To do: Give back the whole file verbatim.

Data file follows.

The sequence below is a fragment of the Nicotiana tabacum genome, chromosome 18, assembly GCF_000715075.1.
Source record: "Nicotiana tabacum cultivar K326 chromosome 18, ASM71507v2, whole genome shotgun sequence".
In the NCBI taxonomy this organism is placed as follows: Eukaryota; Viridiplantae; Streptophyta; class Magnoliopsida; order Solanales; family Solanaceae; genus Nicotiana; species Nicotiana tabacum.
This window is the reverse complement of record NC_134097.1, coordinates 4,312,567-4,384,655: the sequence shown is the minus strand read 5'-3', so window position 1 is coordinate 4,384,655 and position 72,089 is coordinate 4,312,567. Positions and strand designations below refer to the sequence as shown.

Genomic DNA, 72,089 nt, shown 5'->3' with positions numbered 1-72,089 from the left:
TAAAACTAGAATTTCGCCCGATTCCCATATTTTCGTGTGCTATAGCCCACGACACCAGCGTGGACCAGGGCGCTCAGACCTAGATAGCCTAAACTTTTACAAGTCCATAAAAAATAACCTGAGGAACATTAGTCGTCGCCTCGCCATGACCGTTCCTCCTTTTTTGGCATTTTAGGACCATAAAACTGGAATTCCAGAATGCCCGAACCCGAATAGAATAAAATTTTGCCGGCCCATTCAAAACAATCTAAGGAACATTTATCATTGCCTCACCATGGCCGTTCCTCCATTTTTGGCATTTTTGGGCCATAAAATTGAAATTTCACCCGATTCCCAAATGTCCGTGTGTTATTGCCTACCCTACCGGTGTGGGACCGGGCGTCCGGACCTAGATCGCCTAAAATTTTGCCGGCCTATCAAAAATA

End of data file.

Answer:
The sequence below is a fragment of the Nicotiana tabacum genome, chromosome 18, assembly GCF_000715075.1.
Source record: "Nicotiana tabacum cultivar K326 chromosome 18, ASM71507v2, whole genome shotgun sequence".
In the NCBI taxonomy this organism is placed as follows: Eukaryota; Viridiplantae; Streptophyta; class Magnoliopsida; order Solanales; family Solanaceae; genus Nicotiana; species Nicotiana tabacum.
This window is the reverse complement of record NC_134097.1, coordinates 4,312,567-4,384,655: the sequence shown is the minus strand read 5'-3', so window position 1 is coordinate 4,384,655 and position 72,089 is coordinate 4,312,567. Positions and strand designations below refer to the sequence as shown.

Genomic DNA, 72,089 nt, shown 5'->3' with positions numbered 1-72,089 from the left:
TAAAACTAGAATTTCGCCCGATTCCCATATTTTCGTGTGCTATAGCCCACGACACCAGCGTGGACCAGGGCGCTCAGACCTAGATAGCCTAAACTTTTACAAGTCCATAAAAAATAACCTGAGGAACATTAGTCGTCGCCTCGCCATGACCGTTCCTCCTTTTTTGGCATTTTAGGACCATAAAACTGGAATTCCAGAATGCCCGAACCCGAATAGAATAAAATTTTGCCGGCCCATTCAAAACAATCTAAGGAACATTTATCATTGCCTCACCATGGCCGTTCCTCCATTTTTGGCATTTTTGGGCCATAAAATTGAAATTTCACCCGATTCCCAAATGTCCGTGTGTTATTGCCTACCCTACCGGTGTGGGACCGGGCGTCCGGACCTAGATCGCCTAAAATTTTGCCGGCCTATCAAAAATA